Alan Dix - HCI case study
Getting any product used is all about designing value - if users don't get value from it why should they use it!
When we were prpducing the second edition of our HCi book we wanted to create a supporting web site and trying to decide what to put there. Clearly we could put all the teaching materials we already had: OHPs, worked exercises, etc. However, we wanted something a little extra.
One option was to put the full electronic text online. However at that time publishers were a little wary of making electronic text available. Also having the elctronic text online might give value to those without the book, but on its own wouldn't add value for those who already had the book.
This made us consider the advantages of an electronic copy over a paper copy. One advantage of electronic copy is that it is possible to search it. So this lead to another idea, to have the electronic copy on the server, but not actually readable. The site could then have a search facility that told you what page to look on for any words. This would have value if you owned the book, but wouldn;t be very useful for people who haven't bought it.
N.B. note that searching for keywords in a book is not the same as using an index. First and index has to be quite selective - otherwise it would be as big as the whole book! . So, it may be that the terms you want to look for have not been included in the index. However, index terms are chosen carefully and may refer to parts of the books that don't mention the exact words exactly, but may be references to the ideas or concepts, So the index may give infornation that a keyword search misses. that is the index and keyword searches are complementary methods.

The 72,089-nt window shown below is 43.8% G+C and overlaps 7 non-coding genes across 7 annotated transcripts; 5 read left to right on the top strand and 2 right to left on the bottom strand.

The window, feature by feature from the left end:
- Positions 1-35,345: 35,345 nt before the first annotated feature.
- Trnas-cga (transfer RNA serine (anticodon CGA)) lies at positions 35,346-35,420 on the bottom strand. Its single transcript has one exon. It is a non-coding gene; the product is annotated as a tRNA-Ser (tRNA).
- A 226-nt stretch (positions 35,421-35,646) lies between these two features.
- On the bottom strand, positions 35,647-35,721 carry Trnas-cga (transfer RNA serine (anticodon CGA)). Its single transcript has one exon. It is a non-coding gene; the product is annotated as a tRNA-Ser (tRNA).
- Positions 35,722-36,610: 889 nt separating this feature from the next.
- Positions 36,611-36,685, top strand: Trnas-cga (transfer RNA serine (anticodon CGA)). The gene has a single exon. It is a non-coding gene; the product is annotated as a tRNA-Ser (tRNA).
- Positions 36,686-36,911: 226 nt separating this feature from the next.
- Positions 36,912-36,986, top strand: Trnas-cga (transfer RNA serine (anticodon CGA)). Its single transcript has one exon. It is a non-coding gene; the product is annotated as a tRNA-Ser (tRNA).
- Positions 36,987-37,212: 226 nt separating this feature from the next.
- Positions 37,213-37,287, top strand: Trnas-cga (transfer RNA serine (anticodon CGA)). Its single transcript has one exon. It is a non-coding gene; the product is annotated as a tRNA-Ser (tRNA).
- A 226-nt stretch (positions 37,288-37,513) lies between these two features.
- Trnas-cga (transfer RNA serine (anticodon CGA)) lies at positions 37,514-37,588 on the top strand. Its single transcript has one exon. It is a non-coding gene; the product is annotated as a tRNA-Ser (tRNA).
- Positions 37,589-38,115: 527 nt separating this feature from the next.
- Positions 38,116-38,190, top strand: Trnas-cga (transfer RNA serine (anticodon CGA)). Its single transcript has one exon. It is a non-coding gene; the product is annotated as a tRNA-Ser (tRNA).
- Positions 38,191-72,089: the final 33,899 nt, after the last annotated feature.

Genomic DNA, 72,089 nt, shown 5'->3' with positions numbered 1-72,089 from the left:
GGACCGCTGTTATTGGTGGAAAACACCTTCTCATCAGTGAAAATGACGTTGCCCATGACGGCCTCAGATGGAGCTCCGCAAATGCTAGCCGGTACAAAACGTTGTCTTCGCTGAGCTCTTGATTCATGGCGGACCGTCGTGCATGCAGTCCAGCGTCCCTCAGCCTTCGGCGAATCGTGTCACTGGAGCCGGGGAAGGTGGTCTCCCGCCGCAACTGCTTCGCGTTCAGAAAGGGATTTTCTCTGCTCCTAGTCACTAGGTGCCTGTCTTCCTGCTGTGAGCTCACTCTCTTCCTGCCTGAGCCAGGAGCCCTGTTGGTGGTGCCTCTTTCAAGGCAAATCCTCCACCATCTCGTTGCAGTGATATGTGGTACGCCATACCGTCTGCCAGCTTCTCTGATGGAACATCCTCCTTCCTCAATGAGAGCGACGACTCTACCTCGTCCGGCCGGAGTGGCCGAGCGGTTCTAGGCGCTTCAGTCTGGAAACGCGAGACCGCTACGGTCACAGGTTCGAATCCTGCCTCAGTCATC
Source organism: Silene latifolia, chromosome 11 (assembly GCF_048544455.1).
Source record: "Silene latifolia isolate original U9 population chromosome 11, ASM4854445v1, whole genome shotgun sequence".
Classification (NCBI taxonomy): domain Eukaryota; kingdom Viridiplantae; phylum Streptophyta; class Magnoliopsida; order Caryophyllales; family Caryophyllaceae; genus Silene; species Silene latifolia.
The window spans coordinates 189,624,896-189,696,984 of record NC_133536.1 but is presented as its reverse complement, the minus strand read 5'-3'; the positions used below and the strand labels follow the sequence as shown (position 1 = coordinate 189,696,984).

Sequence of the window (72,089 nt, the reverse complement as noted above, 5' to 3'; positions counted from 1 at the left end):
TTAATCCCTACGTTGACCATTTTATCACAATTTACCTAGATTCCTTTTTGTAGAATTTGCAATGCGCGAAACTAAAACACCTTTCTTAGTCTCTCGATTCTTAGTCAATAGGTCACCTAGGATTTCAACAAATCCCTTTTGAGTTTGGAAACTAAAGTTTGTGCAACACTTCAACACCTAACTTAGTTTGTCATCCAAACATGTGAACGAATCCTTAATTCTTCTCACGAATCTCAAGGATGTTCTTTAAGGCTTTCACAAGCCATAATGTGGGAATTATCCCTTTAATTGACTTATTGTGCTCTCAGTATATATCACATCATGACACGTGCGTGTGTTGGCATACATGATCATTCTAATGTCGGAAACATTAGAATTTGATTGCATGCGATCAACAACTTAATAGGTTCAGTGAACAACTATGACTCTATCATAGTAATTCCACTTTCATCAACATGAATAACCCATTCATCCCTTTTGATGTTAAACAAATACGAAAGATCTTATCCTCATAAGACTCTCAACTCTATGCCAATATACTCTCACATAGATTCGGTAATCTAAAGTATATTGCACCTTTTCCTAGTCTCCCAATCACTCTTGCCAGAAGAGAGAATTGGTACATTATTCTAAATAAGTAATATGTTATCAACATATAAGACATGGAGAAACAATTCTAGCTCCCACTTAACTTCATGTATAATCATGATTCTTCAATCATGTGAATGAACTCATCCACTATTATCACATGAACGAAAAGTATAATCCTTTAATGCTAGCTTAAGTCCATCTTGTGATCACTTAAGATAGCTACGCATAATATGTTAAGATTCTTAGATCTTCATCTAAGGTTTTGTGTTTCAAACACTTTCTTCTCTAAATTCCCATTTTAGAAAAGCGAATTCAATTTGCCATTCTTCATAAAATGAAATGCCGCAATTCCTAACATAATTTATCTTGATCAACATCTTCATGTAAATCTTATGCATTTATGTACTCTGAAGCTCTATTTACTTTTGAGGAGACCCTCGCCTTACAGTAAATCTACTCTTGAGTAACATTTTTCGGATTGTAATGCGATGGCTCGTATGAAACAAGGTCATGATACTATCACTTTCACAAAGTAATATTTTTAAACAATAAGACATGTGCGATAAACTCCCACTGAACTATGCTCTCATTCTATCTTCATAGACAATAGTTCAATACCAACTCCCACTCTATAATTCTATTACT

The actual search works as follows. You enter keywords to be searched for as you would with a web search engine (see figure 1).
Figure 1. search window
When you hit the submit button, the system returns the paragraphs in the book that contain the words toigether with the chapter and page numbers of the paragraph (see figure 2). That is, it behaves very like a web search but with paragraphs rather than web pages..
Figure 2. search results
Imagine you have the book already. When you want to find anything in the book you can use the search page. It tells you where to look in the book with enough context to let you know which reference is the most appropriate.
If, on the other hanbd you don;t use the book, the search gives some information about the terms, a bit like an online encycopedia of HCI. So it is still worth bookmarking.
However, if you don't have the book, everytime you use the search you see references to where in the book you would learn more - it says 'buy me' every time!
Notice you get value if you don;t have the book but use the web site and even more value if you have both!
This manipulation of value to encourage use can also work between users. See the description of the lattice of value, which is a way of designing pairs of complementary products that encourage self-generated uptake.
For more about the interaction between usability and marketing see my Interfaces article artefact + marketing = product
You can try out the HCI book search at: www.hcibook.com//hcibook/search
|http://www.hcibook.com/alan/casestudy/hcibook-search/||Alan Dix 1/11/2001|